Neurobehavioral and Cognitive Changes Induced by Hypoxia in Healthy Volunteers

Author(s): Laura Lanteaume, Catherine Cassé-Perrot, Marie-Noëlle Lefebvre, Christine Audebert, Julie Deguil, Alexandra Auffret, Lisa Otten, David Bartrés-Faz, Olivier Blin, Régis Bordet, Joëlle Micallef.

Journal Name: CNS & Neurological Disorders - Drug Targets

Volume 15 , Issue 7 , 2016

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Abstract:

The early assessment of new symptomatic drugs against Alzheimer’s disease remains difficult because of the lack of a predictive end-point. The use of a battery including different parameters could improve this early development. In order to test the reverse effect of symptomatic drugs in healthy volunteers, scientists have developed new experimental paradigms to artificially induce transient cognitive impairments in healthy volunteers akin to those observed in Alzheimer’s disease, i.e. Cognitive Challenge Models. In this context, transient hypoxia could be a relevant Cognitive Challenge Model. The deleterious effects of hypoxia on cognition, as described in the literature, should be considered carefully since they are usually assessed with different populations that do not have the same hypoxic sensitivity. Hypoxia can be obtained by the means of two different methods: normobaric and hypobaric hypoxia. In both designs, cognitive changes can be directly modulated by the severity of hypoxic levels. The purpose of this review is to gather existing support on the application of hypoxia within different cognitive domains and to highlight the scientific interests of such a model to predict and select promising drug candidates. We aimed at reviewing in detail the methods, designs and cognitive paradigms used in non-pharmacological hypoxia studies. Probing the four main cognitive functions will allow identifying the extent to which different hypoxia designs selectively compromise cognitive functioning. For each cognitive process, the convergent and divergent results are discussed in terms of paradigm differences whereas we will focus on defining the optimal methodology for obtaining the desired effects.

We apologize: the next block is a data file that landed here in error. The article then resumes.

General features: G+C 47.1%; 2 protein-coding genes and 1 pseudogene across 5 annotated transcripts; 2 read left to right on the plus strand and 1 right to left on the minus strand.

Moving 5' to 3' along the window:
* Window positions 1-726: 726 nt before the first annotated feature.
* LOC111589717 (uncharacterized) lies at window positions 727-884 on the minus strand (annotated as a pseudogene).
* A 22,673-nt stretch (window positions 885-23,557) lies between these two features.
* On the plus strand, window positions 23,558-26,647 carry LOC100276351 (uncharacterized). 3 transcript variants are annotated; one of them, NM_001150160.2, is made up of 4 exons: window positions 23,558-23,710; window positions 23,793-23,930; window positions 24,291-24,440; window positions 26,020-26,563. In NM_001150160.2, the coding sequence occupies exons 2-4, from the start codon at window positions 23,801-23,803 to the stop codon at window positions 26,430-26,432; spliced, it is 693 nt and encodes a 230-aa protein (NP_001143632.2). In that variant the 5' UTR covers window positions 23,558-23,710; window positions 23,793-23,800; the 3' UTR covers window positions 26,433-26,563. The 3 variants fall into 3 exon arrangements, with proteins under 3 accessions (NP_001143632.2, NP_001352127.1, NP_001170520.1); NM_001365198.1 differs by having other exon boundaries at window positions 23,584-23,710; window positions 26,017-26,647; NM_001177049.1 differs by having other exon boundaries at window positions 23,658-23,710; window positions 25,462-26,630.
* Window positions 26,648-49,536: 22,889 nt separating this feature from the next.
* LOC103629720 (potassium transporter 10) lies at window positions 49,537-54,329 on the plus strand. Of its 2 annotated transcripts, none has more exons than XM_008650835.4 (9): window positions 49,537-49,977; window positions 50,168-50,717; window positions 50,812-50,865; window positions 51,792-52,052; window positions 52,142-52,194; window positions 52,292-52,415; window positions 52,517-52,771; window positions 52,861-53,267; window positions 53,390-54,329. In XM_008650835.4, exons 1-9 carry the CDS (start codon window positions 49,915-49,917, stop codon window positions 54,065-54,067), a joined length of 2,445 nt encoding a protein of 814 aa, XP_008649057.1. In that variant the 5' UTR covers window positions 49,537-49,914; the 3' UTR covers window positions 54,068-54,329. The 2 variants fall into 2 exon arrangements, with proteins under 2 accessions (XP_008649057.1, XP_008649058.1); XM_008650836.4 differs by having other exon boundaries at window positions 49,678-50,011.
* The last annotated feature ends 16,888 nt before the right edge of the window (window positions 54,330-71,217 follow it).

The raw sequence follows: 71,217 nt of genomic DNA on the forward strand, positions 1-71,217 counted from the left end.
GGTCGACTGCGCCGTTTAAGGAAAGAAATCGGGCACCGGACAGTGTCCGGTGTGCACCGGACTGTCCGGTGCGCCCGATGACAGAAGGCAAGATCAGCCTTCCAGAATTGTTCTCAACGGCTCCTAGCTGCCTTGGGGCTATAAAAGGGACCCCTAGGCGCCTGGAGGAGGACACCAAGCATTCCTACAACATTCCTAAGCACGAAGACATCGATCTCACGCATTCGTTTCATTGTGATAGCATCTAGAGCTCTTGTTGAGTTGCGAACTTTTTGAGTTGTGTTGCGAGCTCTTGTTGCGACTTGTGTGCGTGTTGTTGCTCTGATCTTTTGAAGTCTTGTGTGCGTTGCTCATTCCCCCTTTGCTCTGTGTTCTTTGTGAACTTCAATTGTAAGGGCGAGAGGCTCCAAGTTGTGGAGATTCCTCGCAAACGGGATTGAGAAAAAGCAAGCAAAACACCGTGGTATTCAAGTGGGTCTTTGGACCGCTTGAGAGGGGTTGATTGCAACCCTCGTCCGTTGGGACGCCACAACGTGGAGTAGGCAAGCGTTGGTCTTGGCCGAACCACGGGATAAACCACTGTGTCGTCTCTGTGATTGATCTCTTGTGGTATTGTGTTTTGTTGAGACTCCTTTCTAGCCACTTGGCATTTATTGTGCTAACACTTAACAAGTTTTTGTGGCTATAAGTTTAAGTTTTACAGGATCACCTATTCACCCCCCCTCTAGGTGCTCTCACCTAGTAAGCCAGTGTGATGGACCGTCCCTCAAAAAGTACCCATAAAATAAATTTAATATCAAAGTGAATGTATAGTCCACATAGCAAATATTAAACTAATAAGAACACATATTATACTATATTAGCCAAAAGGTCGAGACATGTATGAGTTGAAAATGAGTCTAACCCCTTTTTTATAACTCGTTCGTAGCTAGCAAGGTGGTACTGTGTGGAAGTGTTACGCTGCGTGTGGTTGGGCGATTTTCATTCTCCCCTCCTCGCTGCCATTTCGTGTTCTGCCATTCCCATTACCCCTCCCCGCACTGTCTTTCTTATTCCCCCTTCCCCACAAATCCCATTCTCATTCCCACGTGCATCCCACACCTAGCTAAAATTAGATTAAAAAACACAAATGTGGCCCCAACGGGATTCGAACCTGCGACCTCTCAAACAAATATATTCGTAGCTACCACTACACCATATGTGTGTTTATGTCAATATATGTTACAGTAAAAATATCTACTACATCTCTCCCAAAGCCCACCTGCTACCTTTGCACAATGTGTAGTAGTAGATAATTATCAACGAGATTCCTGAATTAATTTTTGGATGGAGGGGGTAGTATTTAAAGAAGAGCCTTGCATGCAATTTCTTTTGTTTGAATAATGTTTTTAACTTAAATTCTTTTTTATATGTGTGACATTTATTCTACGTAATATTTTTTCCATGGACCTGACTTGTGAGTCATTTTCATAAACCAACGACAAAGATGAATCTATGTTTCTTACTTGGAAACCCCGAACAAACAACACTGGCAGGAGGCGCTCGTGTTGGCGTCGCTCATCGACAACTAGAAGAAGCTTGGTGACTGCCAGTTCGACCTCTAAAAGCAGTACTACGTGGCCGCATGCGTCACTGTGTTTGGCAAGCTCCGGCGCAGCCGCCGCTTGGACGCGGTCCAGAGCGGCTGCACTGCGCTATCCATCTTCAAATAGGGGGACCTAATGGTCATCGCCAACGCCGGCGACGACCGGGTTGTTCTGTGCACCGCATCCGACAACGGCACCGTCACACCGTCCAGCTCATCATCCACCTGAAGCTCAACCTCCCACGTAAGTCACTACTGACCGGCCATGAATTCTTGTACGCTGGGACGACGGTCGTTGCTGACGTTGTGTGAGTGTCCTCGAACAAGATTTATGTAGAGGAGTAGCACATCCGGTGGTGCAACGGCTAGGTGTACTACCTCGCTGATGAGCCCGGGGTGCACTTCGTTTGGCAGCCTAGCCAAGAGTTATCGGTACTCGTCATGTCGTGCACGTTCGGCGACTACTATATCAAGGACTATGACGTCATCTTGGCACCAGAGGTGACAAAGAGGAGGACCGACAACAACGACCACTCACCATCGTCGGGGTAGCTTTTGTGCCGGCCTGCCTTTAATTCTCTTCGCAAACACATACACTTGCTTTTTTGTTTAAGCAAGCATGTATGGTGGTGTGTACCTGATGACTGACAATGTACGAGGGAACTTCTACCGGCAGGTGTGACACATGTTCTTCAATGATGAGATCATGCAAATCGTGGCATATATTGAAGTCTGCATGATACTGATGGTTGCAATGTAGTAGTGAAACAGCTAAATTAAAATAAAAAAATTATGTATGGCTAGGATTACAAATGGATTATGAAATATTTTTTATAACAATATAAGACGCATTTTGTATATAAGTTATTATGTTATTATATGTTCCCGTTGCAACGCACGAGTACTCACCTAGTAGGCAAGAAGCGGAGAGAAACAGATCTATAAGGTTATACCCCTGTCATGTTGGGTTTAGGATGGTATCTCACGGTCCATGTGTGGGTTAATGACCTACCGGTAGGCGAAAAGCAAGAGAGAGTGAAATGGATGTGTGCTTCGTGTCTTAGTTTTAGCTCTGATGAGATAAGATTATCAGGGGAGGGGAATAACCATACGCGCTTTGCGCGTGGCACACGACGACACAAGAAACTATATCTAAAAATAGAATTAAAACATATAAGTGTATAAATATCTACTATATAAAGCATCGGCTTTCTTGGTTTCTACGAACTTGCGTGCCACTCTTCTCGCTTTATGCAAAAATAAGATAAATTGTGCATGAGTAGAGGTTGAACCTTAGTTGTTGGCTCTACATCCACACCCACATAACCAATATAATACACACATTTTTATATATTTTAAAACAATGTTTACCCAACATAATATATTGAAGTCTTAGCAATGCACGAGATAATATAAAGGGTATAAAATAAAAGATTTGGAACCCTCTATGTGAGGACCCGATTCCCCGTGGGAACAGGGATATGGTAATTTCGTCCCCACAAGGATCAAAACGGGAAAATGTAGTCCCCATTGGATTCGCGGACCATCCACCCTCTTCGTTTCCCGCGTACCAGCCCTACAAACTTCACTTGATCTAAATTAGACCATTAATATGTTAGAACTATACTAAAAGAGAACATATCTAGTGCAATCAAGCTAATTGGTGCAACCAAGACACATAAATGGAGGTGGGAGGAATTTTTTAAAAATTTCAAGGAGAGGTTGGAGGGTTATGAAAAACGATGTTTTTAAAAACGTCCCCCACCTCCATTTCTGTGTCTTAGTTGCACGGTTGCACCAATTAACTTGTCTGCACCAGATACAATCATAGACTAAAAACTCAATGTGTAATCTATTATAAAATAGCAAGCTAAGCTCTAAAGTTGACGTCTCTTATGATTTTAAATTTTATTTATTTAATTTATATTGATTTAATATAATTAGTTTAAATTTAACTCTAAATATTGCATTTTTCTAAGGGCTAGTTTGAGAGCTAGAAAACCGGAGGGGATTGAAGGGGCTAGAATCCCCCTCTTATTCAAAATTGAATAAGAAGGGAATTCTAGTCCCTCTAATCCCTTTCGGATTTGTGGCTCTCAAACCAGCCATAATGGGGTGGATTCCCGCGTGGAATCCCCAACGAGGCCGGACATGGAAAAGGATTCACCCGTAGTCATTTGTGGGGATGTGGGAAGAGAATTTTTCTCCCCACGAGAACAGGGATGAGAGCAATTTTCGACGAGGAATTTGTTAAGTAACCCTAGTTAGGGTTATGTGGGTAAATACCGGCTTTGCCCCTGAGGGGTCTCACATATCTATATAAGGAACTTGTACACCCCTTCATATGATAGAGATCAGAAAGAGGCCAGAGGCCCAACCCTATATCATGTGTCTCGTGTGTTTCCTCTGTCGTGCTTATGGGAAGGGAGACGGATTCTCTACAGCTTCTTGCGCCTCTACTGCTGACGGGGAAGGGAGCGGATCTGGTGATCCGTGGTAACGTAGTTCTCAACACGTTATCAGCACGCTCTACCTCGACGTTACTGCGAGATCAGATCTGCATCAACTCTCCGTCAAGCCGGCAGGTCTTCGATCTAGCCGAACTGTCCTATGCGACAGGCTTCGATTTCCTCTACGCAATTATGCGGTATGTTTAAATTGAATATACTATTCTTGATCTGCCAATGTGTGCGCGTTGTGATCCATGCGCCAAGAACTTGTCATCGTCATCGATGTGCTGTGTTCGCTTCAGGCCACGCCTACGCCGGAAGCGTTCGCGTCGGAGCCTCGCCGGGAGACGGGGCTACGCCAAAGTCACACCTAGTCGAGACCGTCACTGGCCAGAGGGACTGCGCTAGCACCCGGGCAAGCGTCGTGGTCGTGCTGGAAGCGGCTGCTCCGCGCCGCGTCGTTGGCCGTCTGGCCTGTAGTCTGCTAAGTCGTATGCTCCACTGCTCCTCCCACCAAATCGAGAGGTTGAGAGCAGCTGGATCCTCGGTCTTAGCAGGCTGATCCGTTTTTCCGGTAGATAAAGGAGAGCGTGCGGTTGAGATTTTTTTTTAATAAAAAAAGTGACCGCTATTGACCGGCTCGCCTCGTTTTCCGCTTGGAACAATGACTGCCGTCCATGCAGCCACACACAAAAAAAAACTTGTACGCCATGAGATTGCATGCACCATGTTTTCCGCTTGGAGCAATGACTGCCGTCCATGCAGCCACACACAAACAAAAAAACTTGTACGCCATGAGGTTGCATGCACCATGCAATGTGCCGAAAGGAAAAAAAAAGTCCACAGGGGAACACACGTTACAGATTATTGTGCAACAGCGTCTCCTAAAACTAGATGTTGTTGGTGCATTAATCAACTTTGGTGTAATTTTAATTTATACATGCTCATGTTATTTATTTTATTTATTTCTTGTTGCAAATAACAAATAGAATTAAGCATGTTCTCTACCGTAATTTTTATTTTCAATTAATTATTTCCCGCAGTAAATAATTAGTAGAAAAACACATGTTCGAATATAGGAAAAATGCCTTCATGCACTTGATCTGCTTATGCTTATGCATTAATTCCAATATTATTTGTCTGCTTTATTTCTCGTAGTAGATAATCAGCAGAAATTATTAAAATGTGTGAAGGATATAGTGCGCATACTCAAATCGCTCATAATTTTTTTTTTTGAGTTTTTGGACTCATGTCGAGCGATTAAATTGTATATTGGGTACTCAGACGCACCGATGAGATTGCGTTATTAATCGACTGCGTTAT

Keywords: Alzheimer disease, clinical trial, cognition, cognitive challenge model, compensatory mechanism, healthy volunteers, hypoxia.

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Article Details

VOLUME: 15
ISSUE: 7
Year: 2016
Page: [816 - 822]
Pages: 7
DOI: 10.2174/1871527315666160518125612
Price: $58

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